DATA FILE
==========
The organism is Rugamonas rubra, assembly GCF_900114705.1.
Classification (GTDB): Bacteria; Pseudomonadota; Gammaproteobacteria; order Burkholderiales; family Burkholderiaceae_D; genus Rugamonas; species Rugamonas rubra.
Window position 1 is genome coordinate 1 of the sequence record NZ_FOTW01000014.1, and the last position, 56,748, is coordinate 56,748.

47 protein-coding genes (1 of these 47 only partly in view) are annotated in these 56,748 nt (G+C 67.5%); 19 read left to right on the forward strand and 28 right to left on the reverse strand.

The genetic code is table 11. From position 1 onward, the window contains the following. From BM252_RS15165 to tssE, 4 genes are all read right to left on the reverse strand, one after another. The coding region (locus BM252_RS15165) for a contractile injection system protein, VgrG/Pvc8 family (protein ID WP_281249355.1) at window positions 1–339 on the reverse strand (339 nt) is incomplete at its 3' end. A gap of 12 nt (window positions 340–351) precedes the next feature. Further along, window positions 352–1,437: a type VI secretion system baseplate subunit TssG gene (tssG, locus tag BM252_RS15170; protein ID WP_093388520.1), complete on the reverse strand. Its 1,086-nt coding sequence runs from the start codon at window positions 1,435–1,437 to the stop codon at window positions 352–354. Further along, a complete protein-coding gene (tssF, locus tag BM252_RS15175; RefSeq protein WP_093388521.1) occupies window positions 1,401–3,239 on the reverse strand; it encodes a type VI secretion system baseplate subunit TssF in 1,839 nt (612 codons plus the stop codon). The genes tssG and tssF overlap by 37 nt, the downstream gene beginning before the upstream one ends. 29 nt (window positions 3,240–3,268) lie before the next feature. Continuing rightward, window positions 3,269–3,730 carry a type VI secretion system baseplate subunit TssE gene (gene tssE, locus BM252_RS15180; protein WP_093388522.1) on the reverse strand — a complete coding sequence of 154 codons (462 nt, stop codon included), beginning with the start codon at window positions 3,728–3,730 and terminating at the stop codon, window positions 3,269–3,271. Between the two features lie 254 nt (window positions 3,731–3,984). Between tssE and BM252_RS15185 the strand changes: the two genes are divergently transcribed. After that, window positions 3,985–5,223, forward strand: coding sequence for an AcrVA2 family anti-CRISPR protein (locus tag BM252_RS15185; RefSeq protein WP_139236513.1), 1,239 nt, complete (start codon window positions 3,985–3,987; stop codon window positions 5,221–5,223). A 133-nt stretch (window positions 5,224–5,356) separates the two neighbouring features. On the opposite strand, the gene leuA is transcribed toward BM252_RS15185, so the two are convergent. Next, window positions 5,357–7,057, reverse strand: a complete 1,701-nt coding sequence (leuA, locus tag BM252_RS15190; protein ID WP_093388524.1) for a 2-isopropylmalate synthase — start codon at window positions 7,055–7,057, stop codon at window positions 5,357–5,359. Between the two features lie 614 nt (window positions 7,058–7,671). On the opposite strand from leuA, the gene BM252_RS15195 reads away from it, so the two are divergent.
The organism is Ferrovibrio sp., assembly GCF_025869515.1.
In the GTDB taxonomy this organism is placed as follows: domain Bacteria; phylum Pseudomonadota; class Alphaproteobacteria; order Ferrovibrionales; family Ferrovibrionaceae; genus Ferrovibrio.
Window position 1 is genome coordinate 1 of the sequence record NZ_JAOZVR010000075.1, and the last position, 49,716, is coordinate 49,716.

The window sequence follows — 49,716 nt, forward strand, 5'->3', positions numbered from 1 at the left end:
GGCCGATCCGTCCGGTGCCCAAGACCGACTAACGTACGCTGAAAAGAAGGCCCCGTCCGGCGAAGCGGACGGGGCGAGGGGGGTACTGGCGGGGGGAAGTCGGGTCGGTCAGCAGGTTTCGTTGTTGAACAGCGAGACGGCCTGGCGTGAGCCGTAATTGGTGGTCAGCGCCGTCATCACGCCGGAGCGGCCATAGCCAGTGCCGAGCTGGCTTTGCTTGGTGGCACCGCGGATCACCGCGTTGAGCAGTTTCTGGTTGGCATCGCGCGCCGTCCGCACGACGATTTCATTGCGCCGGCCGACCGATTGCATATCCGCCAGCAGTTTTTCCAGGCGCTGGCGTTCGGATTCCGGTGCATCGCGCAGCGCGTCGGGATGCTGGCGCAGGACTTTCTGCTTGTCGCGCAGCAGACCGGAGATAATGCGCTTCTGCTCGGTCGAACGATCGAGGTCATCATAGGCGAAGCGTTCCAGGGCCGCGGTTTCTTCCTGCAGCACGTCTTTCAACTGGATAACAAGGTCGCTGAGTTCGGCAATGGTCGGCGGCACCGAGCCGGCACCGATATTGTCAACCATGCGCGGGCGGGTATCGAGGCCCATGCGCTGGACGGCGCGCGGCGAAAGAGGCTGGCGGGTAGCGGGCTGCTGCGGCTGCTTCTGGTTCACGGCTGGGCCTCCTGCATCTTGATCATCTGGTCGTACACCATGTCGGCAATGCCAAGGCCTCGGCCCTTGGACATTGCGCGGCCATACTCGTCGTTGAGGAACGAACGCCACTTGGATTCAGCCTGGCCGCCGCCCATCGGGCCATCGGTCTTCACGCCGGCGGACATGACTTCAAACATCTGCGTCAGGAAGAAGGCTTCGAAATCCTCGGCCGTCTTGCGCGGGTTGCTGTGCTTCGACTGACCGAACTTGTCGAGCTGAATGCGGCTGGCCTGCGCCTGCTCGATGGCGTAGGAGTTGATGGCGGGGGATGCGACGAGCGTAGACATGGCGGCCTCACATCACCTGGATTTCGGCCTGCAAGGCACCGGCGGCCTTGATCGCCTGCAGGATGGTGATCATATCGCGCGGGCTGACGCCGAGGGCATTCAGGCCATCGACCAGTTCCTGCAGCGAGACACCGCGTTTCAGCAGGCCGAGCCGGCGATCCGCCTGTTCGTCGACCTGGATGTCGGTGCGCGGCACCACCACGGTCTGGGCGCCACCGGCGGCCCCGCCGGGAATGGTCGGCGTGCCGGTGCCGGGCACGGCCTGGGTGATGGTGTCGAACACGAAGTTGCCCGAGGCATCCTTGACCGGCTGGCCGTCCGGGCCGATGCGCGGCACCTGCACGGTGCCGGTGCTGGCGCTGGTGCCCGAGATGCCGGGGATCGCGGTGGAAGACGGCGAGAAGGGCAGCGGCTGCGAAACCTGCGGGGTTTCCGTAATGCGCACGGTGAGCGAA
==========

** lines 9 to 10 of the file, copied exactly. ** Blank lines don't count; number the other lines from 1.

The window sequence follows — 49,716 nt, forward strand, 5'->3', positions numbered from 1 at the left end:
GGCCGATCCGTCCGGTGCCCAAGACCGACTAACGTACGCTGAAAAGAAGGCCCCGTCCGGCGAAGCGGACGGGGCGAGGGGGGTACTGGCGGGGGGAAGTCGGGTCGGTCAGCAGGTTTCGTTGTTGAACAGCGAGACGGCCTGGCGTGAGCCGTAATTGGTGGTCAGCGCCGTCATCACGCCGGAGCGGCCATAGCCAGTGCCGAGCTGGCTTTGCTTGGTGGCACCGCGGATCACCGCGTTGAGCAGTTTCTGGTTGGCATCGCGCGCCGTCCGCACGACGATTTCATTGCGCCGGCCGACCGATTGCATATCCGCCAGCAGTTTTTCCAGGCGCTGGCGTTCGGATTCCGGTGCATCGCGCAGCGCGTCGGGATGCTGGCGCAGGACTTTCTGCTTGTCGCGCAGCAGACCGGAGATAATGCGCTTCTGCTCGGTCGAACGATCGAGGTCATCATAGGCGAAGCGTTCCAGGGCCGCGGTTTCTTCCTGCAGCACGTCTTTCAACTGGATAACAAGGTCGCTGAGTTCGGCAATGGTCGGCGGCACCGAGCCGGCACCGATATTGTCAACCATGCGCGGGCGGGTATCGAGGCCCATGCGCTGGACGGCGCGCGGCGAAAGAGGCTGGCGGGTAGCGGGCTGCTGCGGCTGCTTCTGGTTCACGGCTGGGCCTCCTGCATCTTGATCATCTGGTCGTACACCATGTCGGCAATGCCAAGGCCTCGGCCCTTGGACATTGCGCGGCCATACTCGTCGTTGAGGAACGAACGCCACTTGGATTCAGCCTGGCCGCCGCCCATCGGGCCATCGGTCTTCACGCCGGCGGACATGACTTCAAACATCTGCGTCAGGAAGAAGGCTTCGAAATCCTCGGCCGTCTTGCGCGGGTTGCTGTGCTTCGACTGACCGAACTTGTCGAGCTGAATGCGGCTGGCCTGCGCCTGCTCGATGGCGTAGGAGTTGATGGCGGGGGATGCGACGAGCGTAGACATGGCGGCCTCACATCACCTGGATTTCGGCCTGCAAGGCACCGGCGGCCTTGATCGCCTGCAGGATGGTGATCATATCGCGCGGGCTGACGCCGAGGGCATTCAGGCCATCGACCAGTTCCTGCAGCGAGACACCGCGTTTCAGCAGGCCGAGCCGGCGATCCGCCTGTTCGTCGACCTGGATGTCGGTGCGCGGCACCACCACGGTCTGGGCGCCACCGGCGGCCCCGCCGGGAATGGTCGGCGTGCCGGTGCCGGGCACGGCCTGGGTGATGGTGTCGAACACGAAGTTGCCCGAGGCATCCTTGACCGGCTGGCCGTCCGGGCCGATGCGCGGCACCTGCACGGTGCCGGTGCTGGCGCTGGTGCCCGAGATGCCGGGGATCGCGGTGGAAGACGGCGAGAAGGGCAGCGGCTGCGAAACCTGCGGGGTTTCCGTAATGCGCACGGTGAGCGAA